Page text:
Mr. Paul says that Christianity is "the basis of our society." These are the same folks who, In Texas, took Thomas Jefferson out of history books because the Founding Father was more interested in freedom from religion than freedom of religion. Rand Paul is a theocrat. Or at least a crypto-theocrat. He is downright scary. These people want to rewrite our laws to reflect not only Mosaic-canonical prohibitions but the dogmatic accretions as well: abortion, gay rights, the environment, and so forth. Rand Paul is a social conservative rerunning the race of 2000 and, to a lesser extent, the race of 2004. Rand Paul is a dangerous lunatic.

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Comment by Dre Smith on May 23, 2010 at 12:19pm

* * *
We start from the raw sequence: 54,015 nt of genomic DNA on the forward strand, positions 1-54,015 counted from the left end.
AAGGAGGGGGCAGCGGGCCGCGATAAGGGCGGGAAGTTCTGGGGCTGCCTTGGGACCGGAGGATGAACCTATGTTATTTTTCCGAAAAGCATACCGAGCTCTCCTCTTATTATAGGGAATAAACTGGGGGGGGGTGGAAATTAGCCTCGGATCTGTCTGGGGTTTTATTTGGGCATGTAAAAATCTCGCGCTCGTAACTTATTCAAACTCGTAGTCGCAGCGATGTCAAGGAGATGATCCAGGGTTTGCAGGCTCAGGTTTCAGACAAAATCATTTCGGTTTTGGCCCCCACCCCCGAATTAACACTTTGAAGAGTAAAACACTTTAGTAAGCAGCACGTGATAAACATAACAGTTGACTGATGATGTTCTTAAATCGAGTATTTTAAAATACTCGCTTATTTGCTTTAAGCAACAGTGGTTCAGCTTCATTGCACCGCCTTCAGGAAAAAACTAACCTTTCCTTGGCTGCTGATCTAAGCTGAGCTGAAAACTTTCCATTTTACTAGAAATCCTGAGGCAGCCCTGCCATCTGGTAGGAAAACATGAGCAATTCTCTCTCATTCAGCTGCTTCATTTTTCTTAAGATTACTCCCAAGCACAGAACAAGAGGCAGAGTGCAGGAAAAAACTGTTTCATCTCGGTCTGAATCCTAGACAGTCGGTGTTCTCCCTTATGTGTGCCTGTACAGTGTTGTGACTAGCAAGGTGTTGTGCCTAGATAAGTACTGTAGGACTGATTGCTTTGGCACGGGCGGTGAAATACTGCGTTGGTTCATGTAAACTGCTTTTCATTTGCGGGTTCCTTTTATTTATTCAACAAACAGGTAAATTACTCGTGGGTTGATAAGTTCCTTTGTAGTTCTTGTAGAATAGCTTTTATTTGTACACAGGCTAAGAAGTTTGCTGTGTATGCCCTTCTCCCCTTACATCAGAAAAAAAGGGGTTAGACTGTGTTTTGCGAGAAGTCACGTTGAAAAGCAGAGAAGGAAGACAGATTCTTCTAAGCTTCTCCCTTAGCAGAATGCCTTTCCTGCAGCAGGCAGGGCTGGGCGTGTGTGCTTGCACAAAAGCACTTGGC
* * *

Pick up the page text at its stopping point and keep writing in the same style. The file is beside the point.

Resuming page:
Very well said. Rand Paul unfortunately cannot intellectualize his argument to be logically and practically consistent. If you remove the protections that private business can discriminate, yes it's true a good deal of business will suffer from not only P.R., but as well money. And yes maybe there is a part of me that would like to know if the money I do spend at various companies does/does not go to support some racist sitting at the top. But, the idea practically once you remove that law is no question gonig to have a chilling effect on race relations especially in the south and midwestern states. Even as he foricibly had to admit, federal intervention was needed in the south. He speaks from a person of being a beneficiary having seen all the success in a social climate of civil rights laws, and years nay decades of people being forced to learn that more or less racism sucks, and is a horrid practice. The simple fact is I think he "trusts" people in 2010 do the right thing, as opposed from 1964. And I tend to be a little more on the said of John Adams, that men are in great need of strong governance in some aspects, social being one of them. But you cannot repeal the law, and then you have other morons like John Stossel coming out and saying that businesses should have the right to discriminate. He never actually said race based or sexual orientation wise, he mentioned something about people everyday making discriminatory choices based on choosing a spouse, or where to shop etc, but we know this is BS and is a cover. Denny's just to make a point in the last 10 years didn't like serving blacks. The "public/private" argument is flawed simply on the grounds that business always operate within the public sphere, especially one's that either tend to make money or even ones that are non-profit. Sure one may have a private club, but no smart business man would discriminate. The simple fact is people simply left to their own devices will openly discriminate, and we as a whole nation cannot let that happen.